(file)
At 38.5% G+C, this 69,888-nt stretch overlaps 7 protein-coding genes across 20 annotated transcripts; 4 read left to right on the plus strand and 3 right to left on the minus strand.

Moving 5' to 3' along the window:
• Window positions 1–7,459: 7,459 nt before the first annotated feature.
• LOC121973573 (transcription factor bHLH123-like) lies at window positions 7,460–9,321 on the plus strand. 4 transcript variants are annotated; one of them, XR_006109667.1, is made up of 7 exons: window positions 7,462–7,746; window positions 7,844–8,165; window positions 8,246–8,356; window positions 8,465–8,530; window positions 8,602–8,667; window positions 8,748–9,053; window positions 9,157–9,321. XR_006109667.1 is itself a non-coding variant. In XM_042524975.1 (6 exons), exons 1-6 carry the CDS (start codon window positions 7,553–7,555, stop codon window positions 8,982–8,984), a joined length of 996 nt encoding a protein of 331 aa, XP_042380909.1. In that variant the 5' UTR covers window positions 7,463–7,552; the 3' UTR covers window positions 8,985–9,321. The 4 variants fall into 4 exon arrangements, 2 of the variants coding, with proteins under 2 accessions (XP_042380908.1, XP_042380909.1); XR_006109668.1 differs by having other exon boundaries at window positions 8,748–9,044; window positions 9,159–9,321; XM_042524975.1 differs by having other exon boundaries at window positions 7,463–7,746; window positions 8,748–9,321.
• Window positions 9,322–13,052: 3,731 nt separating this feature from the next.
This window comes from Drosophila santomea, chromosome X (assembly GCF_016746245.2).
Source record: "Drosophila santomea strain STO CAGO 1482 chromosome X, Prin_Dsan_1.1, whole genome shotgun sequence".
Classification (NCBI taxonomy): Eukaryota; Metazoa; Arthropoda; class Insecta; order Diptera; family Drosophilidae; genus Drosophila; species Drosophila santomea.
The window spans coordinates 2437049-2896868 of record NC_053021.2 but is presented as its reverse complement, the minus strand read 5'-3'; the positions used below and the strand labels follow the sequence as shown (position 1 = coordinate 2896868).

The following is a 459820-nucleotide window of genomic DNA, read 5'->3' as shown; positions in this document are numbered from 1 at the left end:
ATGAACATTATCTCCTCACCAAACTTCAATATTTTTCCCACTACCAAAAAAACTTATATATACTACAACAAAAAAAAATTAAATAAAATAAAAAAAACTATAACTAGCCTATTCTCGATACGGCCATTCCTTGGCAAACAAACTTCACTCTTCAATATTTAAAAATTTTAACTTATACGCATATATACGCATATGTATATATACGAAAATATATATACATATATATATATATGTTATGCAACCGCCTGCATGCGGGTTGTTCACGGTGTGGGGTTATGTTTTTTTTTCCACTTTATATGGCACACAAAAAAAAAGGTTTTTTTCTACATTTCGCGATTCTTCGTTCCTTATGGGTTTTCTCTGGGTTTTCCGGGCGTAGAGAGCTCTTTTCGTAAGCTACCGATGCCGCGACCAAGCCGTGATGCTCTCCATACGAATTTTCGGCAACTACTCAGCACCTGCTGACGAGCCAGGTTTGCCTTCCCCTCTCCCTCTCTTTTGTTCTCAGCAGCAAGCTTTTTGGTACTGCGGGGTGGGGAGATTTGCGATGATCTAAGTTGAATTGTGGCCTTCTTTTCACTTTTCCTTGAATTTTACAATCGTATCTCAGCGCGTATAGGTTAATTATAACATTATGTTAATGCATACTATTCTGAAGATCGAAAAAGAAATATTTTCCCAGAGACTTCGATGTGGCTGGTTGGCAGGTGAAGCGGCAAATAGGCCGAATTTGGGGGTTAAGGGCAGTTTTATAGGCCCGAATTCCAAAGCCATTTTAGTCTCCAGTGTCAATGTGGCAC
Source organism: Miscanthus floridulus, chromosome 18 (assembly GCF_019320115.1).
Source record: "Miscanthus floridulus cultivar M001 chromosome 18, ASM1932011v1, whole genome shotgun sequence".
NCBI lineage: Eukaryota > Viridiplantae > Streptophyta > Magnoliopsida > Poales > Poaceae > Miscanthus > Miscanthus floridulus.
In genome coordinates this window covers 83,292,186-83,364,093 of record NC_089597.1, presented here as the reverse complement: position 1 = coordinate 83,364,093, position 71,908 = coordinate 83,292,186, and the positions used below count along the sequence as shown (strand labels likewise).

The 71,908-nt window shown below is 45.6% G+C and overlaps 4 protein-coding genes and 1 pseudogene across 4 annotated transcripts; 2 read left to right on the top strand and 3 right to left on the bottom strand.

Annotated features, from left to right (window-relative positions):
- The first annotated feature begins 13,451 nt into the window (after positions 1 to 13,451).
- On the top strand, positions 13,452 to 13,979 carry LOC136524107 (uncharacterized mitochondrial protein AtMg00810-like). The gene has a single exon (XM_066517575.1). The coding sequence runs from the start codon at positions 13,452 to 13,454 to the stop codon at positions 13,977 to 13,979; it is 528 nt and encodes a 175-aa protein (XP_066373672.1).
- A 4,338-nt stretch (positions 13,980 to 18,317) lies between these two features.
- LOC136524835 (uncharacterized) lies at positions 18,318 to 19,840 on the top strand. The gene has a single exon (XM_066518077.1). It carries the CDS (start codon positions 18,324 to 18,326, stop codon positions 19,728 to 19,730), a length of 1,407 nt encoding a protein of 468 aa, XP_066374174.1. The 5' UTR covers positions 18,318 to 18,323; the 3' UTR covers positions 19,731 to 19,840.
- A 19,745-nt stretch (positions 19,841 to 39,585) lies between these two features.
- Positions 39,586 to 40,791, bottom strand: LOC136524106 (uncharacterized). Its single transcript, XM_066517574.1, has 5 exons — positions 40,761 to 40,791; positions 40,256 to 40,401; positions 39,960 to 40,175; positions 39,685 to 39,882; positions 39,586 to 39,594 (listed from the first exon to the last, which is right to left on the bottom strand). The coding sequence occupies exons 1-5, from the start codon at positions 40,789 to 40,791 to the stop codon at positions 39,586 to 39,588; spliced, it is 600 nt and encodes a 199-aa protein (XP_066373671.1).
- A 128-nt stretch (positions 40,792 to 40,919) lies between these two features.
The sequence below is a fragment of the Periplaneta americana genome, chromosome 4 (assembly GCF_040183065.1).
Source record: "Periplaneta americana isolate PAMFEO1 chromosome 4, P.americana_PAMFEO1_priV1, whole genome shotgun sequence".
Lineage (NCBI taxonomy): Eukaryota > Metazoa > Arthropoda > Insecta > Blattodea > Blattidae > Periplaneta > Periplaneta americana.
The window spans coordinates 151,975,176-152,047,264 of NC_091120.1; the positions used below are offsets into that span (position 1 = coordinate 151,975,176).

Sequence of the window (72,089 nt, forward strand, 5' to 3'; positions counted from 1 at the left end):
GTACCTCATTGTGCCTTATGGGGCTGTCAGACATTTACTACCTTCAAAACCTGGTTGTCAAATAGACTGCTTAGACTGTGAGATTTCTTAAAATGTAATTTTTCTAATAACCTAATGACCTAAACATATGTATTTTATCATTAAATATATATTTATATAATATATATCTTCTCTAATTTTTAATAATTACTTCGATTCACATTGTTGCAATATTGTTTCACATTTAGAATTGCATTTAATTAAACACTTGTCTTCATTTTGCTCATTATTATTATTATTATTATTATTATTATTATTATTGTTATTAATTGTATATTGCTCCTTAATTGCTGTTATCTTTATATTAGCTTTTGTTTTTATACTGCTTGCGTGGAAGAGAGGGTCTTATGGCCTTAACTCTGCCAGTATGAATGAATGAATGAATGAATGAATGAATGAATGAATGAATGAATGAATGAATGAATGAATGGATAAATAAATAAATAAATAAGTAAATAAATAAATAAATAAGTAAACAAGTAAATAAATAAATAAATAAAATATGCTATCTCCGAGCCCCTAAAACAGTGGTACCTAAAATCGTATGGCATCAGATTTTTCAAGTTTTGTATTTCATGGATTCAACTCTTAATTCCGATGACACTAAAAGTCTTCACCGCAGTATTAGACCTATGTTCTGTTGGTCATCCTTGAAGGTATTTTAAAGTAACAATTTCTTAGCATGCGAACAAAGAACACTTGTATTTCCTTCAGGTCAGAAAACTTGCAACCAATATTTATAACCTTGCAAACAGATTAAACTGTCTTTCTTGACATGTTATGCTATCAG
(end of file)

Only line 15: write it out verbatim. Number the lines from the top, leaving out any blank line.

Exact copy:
In genome coordinates this window covers 83,292,186-83,364,093 of record NC_089597.1, presented here as the reverse complement: position 1 = coordinate 83,364,093, position 71,908 = coordinate 83,292,186, and the positions used below count along the sequence as shown (strand labels likewise).